If you’ve been keeping tabs on local bookstores, you might have noticed that they’ve been bringing in a lot of foreign authors these past few years. But we also have our share of Filipino authors who are definitely worth following. Some of them are even published internationally, such as Mina V. Esguerra, whom we featured last December, and fellow romance author Kate Evangelista.
Though her name may be new to you, Kate has been at her craft for a few years now and has a number of titles to her name. She writes for teens, adults, and everyone in between. Sometimes, there’s an element of fantasy in her stories; other times, there’s suspense. But if there’s one thing you should expect from her novels, it’s that they’ll feature a love story to have you swooning.
Kate’s latest novel, Relish, was released on January 12. It’s the companion novel to Savor and the final installment in her Vicious Feast series, which follows college student Dakota Collins as she photographs indie rock band Vicious and catches the attention of hot bassist Luka Visraya. You may think you know how their story goes down, but you’d be surprised by the twists that Kate has in store for you.
We had the chance to chat with Kate last week, and she happily gave us the lowdown about her journey to becoming an author and her creative process. Read on to learn more about this awesome Filipina who traded teaching English for becoming a full-time writer. Plus, we’ve got a special giveaway that may just win you a signed copy of one of Kate’s books and other cool prizes!
ModernFilipina.ph (MF): What sparked your interest in writing?
Kate Evangelista (KE): I think this question should be “who” in my case. My 2nd year high school English teacher sparked my interest. One single writing assignment changed my life. She asked us to write a short story and that was it.
MF: When did you realize that it was something you loved doing and that you wanted to do it for a living?
KE: I realized writing was something I loved doing early on. In high school, in fact. But I never thought of it as a possible career until more than a decade later. I read Twilight and I thought to myself I could do this too.
MF: What led to your decision to make the move from teaching to writing full-time?
KE: I loved teaching. I loved interacting with students and seeing that spark of learning in their eyes when something makes sense to them. But what I didn’t like was the paperwork. Checking papers and making lesson plans was the toughest part. I woke up one day and asked myself was this what I wanted to do for the next ten years? The answer was an overwhelming no.
MF: Looking back, would you have done anything differently in your career?
KE: No. I believe everything I did in my past needed to happen to lead me up to this point in my life and career.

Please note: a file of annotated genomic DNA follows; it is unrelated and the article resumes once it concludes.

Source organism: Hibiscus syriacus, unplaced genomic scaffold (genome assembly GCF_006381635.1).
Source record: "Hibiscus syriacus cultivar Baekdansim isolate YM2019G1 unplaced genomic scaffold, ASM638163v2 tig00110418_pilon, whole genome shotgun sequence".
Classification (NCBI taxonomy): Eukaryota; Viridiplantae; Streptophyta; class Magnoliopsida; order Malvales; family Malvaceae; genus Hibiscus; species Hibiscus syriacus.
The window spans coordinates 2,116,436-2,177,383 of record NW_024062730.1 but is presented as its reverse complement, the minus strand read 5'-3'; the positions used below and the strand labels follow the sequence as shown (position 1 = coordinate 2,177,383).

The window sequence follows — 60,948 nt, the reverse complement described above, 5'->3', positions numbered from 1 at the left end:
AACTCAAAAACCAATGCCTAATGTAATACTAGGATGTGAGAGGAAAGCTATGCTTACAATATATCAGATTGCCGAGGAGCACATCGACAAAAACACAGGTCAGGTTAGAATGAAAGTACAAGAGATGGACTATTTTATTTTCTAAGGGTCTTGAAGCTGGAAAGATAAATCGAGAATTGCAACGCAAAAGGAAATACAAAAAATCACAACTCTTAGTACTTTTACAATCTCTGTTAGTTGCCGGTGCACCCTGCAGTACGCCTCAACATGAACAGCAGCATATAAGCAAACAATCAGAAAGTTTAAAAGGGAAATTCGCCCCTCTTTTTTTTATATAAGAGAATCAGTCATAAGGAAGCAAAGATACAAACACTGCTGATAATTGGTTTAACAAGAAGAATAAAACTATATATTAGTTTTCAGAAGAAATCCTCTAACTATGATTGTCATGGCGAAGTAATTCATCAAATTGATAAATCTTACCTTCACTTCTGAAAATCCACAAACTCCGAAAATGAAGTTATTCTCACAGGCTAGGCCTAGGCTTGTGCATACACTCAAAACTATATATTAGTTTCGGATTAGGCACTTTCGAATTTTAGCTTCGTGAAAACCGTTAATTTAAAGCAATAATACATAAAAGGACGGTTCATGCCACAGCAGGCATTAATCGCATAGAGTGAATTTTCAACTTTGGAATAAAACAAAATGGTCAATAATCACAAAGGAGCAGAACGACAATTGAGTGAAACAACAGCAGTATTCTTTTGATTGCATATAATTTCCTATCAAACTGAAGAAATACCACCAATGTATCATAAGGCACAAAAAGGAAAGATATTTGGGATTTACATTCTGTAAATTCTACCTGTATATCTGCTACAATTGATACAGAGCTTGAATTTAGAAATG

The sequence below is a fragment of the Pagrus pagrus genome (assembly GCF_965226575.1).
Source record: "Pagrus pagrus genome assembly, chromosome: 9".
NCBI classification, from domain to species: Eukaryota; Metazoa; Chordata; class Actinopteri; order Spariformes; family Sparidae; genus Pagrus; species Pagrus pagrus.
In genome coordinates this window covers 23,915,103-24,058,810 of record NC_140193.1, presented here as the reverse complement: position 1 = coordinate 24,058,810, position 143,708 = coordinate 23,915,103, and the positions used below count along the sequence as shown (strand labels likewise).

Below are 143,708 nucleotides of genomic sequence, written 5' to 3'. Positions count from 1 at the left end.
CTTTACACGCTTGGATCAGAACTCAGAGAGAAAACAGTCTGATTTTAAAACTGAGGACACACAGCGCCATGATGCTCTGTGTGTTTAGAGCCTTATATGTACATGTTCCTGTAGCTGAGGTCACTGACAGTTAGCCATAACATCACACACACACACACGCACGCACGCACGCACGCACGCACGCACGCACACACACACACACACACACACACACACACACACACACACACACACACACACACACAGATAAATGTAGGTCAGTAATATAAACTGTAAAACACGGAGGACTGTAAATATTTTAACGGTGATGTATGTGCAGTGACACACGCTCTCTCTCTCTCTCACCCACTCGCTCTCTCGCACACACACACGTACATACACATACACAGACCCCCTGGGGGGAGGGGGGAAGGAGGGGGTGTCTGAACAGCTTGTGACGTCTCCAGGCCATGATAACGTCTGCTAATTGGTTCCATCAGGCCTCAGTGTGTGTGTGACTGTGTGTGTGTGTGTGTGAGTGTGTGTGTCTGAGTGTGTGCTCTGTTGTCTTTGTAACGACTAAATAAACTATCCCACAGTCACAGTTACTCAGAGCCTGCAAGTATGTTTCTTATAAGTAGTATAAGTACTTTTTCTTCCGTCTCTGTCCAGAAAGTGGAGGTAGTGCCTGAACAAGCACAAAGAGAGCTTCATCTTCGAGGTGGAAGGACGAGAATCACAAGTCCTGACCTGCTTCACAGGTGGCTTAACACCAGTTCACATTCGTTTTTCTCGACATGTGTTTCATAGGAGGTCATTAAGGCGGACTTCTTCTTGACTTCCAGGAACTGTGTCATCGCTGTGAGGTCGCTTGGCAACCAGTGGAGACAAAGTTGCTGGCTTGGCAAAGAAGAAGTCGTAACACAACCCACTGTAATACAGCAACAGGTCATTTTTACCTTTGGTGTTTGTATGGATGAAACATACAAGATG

MF: How much planning do your books involve?
KE: Sometimes I plan. Sometimes I don’t. It depends on the content of my books. For example, if I’m writing about a character who survived a heart transplant, I need to do my research so I know going in how I will develop that character based on his or her circumstance. But there are times when all I have to do is sit down and start writing. Most of the time these are my paranormal and fantasy books because I’m creating a new world not adding on something that already exists.
MF: How do you come up with the ideas for your novels, particularly your Vicious Feast series?
KE: I make sure I’m open to inspiration. Book ideas come to me all the time. I just wish there was more time in a day so I can write them all. Or type faster. For Vicious Feast, I essentially took the characters from my debut novel, Taste, and transported them into an alternate reality. I wanted to make Luka a rock star.
MF: Do you like to involve other people in your creative process?
KE: Yes. I do have critique partners and beta readers. These people are important to the process because they can give you avenues into your story that you may not have considered when you were writing it.
MF: Do you draw inspiration from your real-life experiences or encounters? If so, can you share an example?
KE: Yes. A great example is the way Didi, a character in my novel coming out from Swoon Reads, eats burgers. I had a friend who would eat burgers by following the circumference so it stays round the entire time until she reaches the pickle that is usually in the middle. That was her favorite part. Watch people. Observe your friends. Their quirks can be your characters’ quirks too.
MF: What makes your latest book, Relish, special to you?
KE: It’s a year in the making and the final book in the Vicious Feast series. It’s the final book I will write that will feature Luka, Demitri, and Phoenix. It’s bittersweet. A part of me is glad their story is done. But another part will miss them terribly.
MF: How do you keep your stories and characters fresh?
KE: I make sure I move on to another story. New story. New characters. New situations. I always try to challenge myself by writing in a genre I haven’t tried yet.
MF: What do you do when you hit a rough patch while working?
KE: I usually go to the mall and watch a movie. When I find that no inspiration is flowing, this usually means I’ve been in the house for too long. At about halfway through the movie I know what I need to do next with my writing. Works every time. Showers and taking walks too.
MF: Can you give us five tips on how both writers and non-writers alike can boost their creativity?
KE: Be open to inspiration. Be observant. Always challenge yourself to try something new. Discover what your limits are and push against them. And, most of all, have fun.